With the news breaking of Andy Murray’s potential retirement, this is a look back at four matches in his career that are overlooked but were important in his stellar career.
2009 Miami Open Final against Novak Djokovic (6-2 7-5)
The Miami Open is a Masters 1000 event and is one of the most important tournaments outside of the Slams.
The Scot had ended 2008 as World No. 2 and had won his first couple of Masters titles but had yet to win a Slam.
Murray had beaten Juan Martin Del Potro in the semifinal to set up a meeting with World No. 3 Novak Djokovic. In contrast, his Serbian counterpart had already won his first Major, triumphing at the 2008 Australian Open. He had also collected four Masters singles titles, including winning in Miami two years earlier.
However, Murray won comprehensively to secure the biggest title of his career and prove that he could become a Grand Slam champion.
2012 US Open Quarterfinal against Marin Cillic (3-6 7-6 6-2 6-0)
Murray came into the final Major of the season yet to win a Slam, having fallen short in four previous finals.
At World No. 4, Murray advanced to the quarterfinals with relative ease. He faced World No. 12 Marin Cillic, who had last reached this stage in 2009.
Cillic made a great start in winning the opening set. The Croatian continued his momentum with Murray’s game littered with errors to lead 5-1 in the second. Suddenly the match turned, with the man from Dunblane getting more joy with his serving and forehand. Cillic saw himself embroiled in a tie-break and the momentum had completely changed.
Murray sensed his chance and took advantage, easing through the third set.
The Scot then completed the turnaround by whitewashing Cilic, who seemed out of ideas.
Murray beat Tomas Berdych in the semifinal before triumphing in five sets over Novak Djokovic to win his first Slam.
2013 Wimbledon Quarterfinal against Fernando Verdasco (4-6 3-6 6-1 6-4 7-5)
Murray was now a Grand Slam champion but was without a Wimbledon title, after losing to Roger Federer in the previous year’s showpiece.
Verdasco was ranked No. 54 in the world but had the weapons to hurt the home favorite, including a fearsome forehand. This played out to a shocked Centre Court crowd as the Spaniard claimed the first two sets. These were the first two sets Murray had lost in the tournament and he was on the brink of defeat.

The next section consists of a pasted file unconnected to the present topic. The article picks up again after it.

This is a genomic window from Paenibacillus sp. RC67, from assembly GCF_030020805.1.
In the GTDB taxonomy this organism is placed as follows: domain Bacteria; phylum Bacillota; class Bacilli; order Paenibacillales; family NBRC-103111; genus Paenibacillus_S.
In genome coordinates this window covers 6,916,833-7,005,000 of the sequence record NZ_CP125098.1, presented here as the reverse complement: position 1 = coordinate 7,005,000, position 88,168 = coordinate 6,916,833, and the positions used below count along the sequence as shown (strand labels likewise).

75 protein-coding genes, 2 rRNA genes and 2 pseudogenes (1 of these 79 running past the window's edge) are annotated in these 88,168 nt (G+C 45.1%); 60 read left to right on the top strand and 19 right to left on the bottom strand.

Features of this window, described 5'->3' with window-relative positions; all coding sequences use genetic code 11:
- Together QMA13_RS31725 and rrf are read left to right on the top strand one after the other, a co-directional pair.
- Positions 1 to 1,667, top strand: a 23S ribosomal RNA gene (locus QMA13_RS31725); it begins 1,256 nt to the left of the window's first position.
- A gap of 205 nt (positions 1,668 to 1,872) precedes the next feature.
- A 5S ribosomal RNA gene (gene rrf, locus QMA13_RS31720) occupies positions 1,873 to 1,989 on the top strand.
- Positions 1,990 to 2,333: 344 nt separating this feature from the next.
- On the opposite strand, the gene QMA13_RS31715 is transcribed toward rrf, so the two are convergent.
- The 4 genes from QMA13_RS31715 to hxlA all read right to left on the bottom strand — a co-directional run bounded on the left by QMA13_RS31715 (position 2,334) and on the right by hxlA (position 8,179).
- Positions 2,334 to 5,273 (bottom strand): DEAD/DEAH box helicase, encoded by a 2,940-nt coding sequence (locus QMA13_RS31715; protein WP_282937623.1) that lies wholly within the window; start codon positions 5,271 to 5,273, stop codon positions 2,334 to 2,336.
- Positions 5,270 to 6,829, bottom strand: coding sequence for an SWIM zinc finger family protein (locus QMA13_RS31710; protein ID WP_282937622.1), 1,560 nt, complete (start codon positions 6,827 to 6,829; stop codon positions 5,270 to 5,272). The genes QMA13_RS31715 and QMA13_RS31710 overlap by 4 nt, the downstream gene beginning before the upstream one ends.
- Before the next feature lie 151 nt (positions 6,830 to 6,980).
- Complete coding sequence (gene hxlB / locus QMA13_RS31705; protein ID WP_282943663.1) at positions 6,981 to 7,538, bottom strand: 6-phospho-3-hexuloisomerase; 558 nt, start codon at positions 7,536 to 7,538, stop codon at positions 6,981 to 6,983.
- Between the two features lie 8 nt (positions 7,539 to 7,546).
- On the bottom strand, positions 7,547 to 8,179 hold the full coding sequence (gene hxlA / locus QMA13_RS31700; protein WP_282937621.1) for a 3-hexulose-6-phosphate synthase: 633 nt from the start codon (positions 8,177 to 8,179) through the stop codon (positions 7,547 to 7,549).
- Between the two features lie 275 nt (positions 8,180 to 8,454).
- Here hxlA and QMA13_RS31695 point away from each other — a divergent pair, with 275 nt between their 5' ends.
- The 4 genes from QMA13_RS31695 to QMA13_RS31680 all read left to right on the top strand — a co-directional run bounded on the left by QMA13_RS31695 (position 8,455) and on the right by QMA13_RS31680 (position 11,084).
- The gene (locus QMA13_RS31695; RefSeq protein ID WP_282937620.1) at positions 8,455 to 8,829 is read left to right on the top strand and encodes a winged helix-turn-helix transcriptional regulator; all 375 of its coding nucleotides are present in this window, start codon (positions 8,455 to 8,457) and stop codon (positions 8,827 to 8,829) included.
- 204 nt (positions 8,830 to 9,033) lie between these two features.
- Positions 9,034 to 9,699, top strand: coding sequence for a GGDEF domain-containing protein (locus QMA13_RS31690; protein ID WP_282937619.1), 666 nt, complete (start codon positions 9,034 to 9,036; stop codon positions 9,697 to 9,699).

With the support behind him, the Scot rallied to win the third set. The fourth was a tighter affair, Verdasco fighting against the momentum but Murray edged it, forcing a decider.
The intensity went up as both players knew the slightest error could prove costly. Serving to stay in the match at 4-5, Murray held to love and gained a break in the next game.
Another error by the Spaniard confirmed Murray’s outstanding fightback. The World No. 2 would go on to beat Novak Djokovic in the final for first title at SW19.
2015 Davis Cup Quarterfinal against Gilles Simon (4-6 7-6 6-3 6-0)
Great Britain went into this tie without a win over France in 37 years and faced a line up of Simon, Jo-Wilfried Tsonga, and Nicolas Mahut.
The tie was being played at Queen’s Club and the home backing helped as Britain entered the final day with a 2-1 lead.
Murray, by now a multiple Slam champion, was the favorite to beat the World No. 11.
However, Murray, possibly feeling the effects of playing the doubles the previous day, lost the first set and found himself 2-0 down in the second. He was not about to give in easily though and eventually forced a second set tiebreak. Again the man from Dunblane did it the hard way, being 4-1 down before fighting back to level the match.
The British No. 1 had the momentum won the next two sets comfortably to seal an impressive win.
This sent Britain into their first Davis Cup semifinal in 34 years and eventually to their first title since 1936.